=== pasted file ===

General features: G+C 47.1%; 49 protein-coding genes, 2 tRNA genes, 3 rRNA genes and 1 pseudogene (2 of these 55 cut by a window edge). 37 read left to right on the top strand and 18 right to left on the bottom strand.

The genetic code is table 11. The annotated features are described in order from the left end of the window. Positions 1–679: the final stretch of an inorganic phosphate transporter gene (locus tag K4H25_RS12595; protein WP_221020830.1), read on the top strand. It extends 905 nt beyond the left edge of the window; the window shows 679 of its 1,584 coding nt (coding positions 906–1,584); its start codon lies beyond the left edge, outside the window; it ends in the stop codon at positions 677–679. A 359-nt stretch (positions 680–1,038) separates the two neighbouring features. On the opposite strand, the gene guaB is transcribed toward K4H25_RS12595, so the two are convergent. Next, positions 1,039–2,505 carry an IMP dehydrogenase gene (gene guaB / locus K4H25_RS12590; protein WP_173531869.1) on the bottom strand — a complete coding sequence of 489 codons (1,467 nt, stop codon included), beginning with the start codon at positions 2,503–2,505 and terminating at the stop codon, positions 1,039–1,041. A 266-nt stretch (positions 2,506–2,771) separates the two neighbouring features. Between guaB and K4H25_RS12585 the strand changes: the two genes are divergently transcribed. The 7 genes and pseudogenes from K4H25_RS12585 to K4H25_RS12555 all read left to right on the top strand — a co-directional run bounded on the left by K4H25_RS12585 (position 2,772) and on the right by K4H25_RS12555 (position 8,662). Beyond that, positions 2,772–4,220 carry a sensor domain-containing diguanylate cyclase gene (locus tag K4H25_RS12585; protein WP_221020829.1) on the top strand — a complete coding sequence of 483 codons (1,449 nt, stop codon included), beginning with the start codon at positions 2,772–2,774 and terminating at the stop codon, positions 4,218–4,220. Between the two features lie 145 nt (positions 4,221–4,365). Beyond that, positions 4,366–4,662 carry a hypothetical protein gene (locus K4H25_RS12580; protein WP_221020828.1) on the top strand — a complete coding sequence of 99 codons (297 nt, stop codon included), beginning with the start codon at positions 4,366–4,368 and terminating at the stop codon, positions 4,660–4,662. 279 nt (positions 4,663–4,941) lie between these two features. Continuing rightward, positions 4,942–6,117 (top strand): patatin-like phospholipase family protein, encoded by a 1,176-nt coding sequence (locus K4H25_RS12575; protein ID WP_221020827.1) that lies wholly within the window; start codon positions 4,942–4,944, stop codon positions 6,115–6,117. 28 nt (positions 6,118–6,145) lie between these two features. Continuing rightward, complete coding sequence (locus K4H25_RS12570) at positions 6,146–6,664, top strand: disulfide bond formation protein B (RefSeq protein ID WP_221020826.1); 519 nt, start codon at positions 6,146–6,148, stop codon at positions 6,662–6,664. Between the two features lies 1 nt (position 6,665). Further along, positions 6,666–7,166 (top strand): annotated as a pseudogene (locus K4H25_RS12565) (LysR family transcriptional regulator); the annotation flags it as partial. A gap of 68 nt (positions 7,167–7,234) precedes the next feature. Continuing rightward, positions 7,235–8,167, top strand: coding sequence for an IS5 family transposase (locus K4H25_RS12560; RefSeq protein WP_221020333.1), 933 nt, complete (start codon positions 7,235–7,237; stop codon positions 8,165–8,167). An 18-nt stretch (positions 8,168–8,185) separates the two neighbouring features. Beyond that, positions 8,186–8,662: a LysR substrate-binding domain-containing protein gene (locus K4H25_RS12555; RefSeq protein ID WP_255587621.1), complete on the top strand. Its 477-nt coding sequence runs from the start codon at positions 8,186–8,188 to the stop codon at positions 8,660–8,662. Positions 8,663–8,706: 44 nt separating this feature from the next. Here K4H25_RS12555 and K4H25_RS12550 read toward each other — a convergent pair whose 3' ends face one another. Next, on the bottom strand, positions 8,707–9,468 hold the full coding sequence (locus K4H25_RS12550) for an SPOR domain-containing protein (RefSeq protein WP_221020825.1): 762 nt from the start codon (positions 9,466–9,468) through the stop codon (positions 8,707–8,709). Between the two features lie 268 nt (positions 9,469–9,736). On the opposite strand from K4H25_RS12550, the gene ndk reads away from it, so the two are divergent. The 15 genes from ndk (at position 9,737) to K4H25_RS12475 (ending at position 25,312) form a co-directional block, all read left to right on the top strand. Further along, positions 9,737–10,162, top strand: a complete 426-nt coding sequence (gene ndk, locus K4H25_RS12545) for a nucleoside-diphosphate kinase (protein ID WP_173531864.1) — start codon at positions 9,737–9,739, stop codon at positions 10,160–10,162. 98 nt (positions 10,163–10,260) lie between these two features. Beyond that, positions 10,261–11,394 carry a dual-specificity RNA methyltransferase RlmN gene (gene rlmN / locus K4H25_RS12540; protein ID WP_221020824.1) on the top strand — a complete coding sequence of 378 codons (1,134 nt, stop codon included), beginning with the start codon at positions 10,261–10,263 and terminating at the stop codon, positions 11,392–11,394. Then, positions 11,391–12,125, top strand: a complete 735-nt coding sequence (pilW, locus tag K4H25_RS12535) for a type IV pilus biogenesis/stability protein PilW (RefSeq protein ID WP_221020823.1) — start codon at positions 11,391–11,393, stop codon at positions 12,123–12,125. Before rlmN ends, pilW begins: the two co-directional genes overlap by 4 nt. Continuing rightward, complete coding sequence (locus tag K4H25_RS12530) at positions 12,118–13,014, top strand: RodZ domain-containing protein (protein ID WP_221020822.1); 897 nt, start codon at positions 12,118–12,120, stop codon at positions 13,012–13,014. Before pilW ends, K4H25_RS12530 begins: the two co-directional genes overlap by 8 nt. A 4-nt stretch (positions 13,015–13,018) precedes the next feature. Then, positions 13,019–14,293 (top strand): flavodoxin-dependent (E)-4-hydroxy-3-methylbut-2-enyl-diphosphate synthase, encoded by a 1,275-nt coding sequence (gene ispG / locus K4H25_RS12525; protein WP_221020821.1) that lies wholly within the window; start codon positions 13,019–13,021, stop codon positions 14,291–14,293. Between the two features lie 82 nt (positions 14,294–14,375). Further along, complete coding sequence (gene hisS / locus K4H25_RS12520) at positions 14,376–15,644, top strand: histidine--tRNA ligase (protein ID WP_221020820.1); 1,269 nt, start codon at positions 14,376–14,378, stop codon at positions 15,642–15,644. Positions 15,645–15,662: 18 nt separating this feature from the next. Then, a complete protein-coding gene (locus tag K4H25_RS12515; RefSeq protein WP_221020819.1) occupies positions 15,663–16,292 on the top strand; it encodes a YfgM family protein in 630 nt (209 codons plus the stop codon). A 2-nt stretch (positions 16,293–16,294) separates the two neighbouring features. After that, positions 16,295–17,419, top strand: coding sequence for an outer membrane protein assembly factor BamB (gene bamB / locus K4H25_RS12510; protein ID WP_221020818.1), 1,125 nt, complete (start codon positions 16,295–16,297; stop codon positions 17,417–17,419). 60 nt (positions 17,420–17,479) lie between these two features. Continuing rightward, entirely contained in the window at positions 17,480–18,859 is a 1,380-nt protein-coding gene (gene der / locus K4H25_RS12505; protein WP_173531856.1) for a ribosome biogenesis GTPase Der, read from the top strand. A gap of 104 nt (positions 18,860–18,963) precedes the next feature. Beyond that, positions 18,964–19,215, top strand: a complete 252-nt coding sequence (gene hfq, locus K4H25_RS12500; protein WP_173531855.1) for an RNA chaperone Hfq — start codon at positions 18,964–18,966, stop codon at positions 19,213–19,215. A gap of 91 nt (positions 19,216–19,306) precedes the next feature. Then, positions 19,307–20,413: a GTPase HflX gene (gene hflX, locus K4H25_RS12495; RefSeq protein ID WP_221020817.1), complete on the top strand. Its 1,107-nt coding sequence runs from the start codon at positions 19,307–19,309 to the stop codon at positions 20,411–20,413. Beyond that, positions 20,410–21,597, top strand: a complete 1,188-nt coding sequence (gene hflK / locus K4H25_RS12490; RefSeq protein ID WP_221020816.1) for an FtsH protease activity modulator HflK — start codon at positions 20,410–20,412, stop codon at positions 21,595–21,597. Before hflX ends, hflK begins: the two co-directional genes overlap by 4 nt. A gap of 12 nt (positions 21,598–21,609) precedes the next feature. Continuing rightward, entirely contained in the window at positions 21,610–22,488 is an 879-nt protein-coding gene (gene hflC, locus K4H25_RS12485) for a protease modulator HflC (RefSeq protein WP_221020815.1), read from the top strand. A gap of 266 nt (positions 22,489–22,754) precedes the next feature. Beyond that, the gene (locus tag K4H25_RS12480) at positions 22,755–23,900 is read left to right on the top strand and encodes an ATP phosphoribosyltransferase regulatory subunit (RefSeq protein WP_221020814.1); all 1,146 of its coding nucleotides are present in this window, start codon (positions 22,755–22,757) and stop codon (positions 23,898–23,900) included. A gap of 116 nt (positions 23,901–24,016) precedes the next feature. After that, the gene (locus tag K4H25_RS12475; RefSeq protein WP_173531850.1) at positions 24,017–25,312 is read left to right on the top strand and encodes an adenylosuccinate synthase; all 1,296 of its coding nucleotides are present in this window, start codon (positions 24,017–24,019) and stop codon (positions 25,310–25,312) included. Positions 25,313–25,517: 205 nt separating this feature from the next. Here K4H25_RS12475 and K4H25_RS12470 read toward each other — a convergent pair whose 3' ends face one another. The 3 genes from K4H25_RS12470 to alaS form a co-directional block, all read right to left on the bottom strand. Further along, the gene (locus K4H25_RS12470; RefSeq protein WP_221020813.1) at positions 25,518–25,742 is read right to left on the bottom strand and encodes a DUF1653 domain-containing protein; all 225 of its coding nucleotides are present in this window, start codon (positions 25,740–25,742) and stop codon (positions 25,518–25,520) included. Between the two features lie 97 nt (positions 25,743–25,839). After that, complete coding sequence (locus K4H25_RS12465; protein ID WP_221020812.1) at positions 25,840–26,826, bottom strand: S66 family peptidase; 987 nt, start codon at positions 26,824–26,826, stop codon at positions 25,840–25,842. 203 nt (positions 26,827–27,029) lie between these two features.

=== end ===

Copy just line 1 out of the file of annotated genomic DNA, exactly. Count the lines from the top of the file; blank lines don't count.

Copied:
General features: G+C 47.1%; 49 protein-coding genes, 2 tRNA genes, 3 rRNA genes and 1 pseudogene (2 of these 55 cut by a window edge). 37 read left to right on the top strand and 18 right to left on the bottom strand.